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Marketplace for Friday, September 21, 2007

Episode Description 

Halo3 takes publicity drive to next level

This weekend brings the final push of a nearly year-long media blitz that you might have managed to tune out -- unless you live with a video gamer. Lisa Napoli reports.
Posted In: Entertainment, Retail

Alan, you should have known better

Former Fed Chairman Alan Greenspan wrote in his recently released memoir that he was disappointed Republicans didn't deliver smaller government and lower spending. Commentator Benjamin Barber says he should stop believing the party rhetoric.
Posted In: Washington

Week on Wall Street

Stockbroker and business analyst David Johnson talks with host Kai Ryssdal about what happened on Wall Street this week and what may lie ahead.
Posted In: Investing, Wall Street

Closing a door to identity thieves

Consumer groups and the big three credit reporting bureaus have been feuding for some time over when and how consumers can keep their histories from being released -- especially to fend off identity thieves. Now there's a break in that battle. Steve Tripoli reports.

FDA bill stops short of drug-ad bans

The Senate has passed a bill that gives the Food and Drug Administration new powers to monitor drugs after they hit the market. But some consumer advocates had hoped the bill would go further at reining in drug ads. Steve Henn explains.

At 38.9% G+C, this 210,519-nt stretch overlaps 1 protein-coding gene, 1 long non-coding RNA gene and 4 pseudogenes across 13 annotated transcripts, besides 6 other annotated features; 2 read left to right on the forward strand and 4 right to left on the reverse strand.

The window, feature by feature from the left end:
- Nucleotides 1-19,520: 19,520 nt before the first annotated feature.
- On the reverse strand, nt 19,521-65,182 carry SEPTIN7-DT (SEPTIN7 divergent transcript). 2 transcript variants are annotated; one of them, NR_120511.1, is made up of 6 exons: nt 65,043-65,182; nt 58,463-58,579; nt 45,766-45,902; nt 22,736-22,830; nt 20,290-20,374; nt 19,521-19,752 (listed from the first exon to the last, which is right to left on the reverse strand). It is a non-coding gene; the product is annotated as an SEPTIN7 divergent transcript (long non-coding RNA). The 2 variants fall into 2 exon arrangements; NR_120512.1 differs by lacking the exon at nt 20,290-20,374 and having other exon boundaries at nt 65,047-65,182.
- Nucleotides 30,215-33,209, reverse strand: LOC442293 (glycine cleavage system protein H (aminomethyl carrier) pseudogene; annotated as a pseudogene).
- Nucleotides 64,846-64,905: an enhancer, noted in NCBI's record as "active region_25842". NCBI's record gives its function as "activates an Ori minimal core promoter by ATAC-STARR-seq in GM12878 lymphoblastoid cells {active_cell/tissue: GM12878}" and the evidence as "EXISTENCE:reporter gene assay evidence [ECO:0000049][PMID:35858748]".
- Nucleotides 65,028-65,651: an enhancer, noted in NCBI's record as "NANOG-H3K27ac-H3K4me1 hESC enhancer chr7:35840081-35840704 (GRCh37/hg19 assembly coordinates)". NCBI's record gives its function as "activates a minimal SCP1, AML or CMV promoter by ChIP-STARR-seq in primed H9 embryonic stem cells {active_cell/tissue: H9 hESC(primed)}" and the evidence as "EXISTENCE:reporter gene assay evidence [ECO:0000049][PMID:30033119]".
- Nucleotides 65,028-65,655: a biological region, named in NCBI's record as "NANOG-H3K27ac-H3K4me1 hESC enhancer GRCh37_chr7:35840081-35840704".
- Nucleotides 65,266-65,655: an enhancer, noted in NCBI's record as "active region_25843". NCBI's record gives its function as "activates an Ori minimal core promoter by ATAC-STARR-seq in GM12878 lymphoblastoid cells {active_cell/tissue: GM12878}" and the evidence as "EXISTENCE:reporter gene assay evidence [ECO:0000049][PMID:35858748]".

Posted In: Health

Mattel to China: We didn't play nice

Mattel issued a statement today. No, not another toy recall. This one was an apology to the people of China. Jill Barshay reports.
Posted In: Health, Retail

Gas-price rise expected to trickle out

Crude oil closed at $81.62 a barrel in New York today, up 35% since January. And yet, the mysteries of the refining pipeline have kept gas prices essentially flat since the beginning of summer. Jeff Tyler reports on the disconnect -- and why it's not expected to last.
Posted In: Retail

'We don't feel free at all'

South Africa's economy is growing at almost 5% a year, with prosperity visible in major cities. But 13 years after the nation's first democratic elections, the boom hasn't trickled down to the poorest communities. And angry residents are speaking out. Gretchen Wilson reports.

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